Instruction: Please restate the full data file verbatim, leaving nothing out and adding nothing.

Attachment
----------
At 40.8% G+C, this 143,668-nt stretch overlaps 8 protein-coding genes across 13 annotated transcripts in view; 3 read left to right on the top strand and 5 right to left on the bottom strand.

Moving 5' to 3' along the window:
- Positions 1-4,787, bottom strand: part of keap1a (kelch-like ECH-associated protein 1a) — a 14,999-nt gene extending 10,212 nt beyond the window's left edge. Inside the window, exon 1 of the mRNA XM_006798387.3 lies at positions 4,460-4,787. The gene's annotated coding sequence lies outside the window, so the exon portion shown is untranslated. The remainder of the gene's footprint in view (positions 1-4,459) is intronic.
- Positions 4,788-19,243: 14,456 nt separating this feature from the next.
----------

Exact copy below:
At 40.8% G+C, this 143,668-nt stretch overlaps 8 protein-coding genes across 13 annotated transcripts in view; 3 read left to right on the top strand and 5 right to left on the bottom strand.

Moving 5' to 3' along the window:
- Positions 1-4,787, bottom strand: part of keap1a (kelch-like ECH-associated protein 1a) — a 14,999-nt gene extending 10,212 nt beyond the window's left edge. Inside the window, exon 1 of the mRNA XM_006798387.3 lies at positions 4,460-4,787. The gene's annotated coding sequence lies outside the window, so the exon portion shown is untranslated. The remainder of the gene's footprint in view (positions 1-4,459) is intronic.
- Positions 4,788-19,243: 14,456 nt separating this feature from the next.